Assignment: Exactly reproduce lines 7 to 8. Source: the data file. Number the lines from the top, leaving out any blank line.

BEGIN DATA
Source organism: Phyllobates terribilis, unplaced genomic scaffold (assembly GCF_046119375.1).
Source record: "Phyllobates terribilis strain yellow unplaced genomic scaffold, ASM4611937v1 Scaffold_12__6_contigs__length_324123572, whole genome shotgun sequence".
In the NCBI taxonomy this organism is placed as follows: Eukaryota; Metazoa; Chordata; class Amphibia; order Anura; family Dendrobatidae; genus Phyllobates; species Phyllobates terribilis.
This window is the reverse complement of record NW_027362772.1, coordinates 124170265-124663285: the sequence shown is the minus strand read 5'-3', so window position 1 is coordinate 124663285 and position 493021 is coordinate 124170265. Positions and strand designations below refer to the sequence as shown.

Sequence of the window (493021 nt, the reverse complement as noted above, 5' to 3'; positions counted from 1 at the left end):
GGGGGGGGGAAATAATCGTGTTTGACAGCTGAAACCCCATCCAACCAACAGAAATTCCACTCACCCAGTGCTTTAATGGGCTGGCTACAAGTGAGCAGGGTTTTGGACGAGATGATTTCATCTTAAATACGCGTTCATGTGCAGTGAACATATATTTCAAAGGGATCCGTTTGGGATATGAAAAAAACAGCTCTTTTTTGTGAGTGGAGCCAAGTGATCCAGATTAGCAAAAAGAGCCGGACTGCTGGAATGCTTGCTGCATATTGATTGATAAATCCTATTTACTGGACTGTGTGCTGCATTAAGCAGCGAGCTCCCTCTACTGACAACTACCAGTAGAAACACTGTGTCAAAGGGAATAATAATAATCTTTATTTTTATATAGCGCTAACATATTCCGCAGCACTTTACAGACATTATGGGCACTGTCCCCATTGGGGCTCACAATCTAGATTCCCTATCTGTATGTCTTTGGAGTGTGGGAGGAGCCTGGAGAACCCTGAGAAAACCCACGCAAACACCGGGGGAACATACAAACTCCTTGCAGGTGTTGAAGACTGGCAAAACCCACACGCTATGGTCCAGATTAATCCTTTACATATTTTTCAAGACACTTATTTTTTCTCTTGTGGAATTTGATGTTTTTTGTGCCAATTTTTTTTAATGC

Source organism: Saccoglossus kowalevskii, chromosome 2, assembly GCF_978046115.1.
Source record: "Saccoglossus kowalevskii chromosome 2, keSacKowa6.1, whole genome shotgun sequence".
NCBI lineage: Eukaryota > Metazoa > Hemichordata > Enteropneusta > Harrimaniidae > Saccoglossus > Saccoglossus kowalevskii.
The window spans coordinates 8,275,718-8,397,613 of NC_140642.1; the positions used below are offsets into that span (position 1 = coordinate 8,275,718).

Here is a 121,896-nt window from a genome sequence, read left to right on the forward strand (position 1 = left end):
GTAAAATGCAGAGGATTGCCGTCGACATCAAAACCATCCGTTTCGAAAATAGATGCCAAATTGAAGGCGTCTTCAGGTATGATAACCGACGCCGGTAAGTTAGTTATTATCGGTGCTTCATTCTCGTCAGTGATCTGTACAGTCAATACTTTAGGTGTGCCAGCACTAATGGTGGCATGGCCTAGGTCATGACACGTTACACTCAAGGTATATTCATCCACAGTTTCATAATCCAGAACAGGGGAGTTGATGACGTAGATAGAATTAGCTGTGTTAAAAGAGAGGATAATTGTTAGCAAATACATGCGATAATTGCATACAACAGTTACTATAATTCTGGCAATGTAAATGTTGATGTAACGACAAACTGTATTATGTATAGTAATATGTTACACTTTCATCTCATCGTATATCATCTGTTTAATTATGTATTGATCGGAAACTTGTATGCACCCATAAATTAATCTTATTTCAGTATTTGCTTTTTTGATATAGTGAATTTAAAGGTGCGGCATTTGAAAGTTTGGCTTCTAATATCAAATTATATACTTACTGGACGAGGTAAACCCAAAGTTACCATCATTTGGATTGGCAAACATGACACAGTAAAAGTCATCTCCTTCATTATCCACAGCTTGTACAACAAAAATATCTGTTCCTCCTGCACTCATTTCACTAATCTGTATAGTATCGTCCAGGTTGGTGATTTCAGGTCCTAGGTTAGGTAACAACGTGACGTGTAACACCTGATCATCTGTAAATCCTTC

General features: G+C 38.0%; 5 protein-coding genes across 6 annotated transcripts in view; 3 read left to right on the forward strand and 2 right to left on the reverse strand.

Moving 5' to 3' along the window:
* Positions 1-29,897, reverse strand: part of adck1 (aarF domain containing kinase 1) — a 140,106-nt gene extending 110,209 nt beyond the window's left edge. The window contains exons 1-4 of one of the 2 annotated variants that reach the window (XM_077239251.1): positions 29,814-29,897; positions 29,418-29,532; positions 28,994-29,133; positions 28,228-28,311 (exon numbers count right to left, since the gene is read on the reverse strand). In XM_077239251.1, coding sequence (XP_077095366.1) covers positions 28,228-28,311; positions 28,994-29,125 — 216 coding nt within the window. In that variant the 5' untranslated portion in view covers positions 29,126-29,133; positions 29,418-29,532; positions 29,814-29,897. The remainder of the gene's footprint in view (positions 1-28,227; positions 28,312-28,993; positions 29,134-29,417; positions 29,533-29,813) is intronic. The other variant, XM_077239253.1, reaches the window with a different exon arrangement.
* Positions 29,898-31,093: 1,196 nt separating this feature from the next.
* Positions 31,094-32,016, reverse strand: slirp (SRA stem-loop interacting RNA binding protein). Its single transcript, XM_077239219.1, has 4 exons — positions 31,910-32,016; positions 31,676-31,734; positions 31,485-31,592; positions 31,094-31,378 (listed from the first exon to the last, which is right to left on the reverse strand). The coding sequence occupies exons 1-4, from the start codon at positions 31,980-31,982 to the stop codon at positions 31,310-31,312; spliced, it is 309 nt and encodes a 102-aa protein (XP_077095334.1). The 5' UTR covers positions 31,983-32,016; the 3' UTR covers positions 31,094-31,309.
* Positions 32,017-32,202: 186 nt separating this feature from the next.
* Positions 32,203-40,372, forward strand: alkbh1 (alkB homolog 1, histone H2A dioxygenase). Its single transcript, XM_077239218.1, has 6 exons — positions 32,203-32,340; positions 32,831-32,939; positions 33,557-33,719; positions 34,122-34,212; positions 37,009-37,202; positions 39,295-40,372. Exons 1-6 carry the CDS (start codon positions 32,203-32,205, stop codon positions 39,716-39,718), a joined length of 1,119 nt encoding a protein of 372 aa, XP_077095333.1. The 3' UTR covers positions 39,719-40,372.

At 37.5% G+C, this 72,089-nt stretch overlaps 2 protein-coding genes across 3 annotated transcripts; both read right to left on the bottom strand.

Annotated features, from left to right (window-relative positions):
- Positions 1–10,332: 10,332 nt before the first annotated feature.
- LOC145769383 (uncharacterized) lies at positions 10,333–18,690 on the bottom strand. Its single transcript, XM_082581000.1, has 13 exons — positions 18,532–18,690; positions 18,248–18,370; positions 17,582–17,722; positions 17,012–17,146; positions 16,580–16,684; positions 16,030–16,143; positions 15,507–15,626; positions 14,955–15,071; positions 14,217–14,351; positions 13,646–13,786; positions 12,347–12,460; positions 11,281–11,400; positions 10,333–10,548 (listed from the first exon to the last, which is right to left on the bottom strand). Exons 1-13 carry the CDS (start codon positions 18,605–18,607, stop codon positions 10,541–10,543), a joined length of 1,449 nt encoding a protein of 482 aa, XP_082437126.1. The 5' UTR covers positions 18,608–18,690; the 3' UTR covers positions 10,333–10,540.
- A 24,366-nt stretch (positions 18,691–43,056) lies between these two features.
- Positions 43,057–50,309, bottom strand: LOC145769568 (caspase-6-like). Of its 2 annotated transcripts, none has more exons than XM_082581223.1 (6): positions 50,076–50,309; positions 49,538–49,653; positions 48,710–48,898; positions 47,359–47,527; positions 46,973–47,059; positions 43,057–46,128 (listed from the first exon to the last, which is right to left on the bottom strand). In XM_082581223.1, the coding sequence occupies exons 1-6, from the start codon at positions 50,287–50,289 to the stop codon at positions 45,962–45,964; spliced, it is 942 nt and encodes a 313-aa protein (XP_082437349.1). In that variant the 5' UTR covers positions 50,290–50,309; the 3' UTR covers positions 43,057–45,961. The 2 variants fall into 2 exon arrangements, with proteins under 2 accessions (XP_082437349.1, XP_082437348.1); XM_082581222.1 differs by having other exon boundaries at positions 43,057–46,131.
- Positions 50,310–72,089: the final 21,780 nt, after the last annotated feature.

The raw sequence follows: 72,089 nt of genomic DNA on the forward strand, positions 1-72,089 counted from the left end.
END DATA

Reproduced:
Source organism: Saccoglossus kowalevskii, chromosome 2, assembly GCF_978046115.1.
Source record: "Saccoglossus kowalevskii chromosome 2, keSacKowa6.1, whole genome shotgun sequence".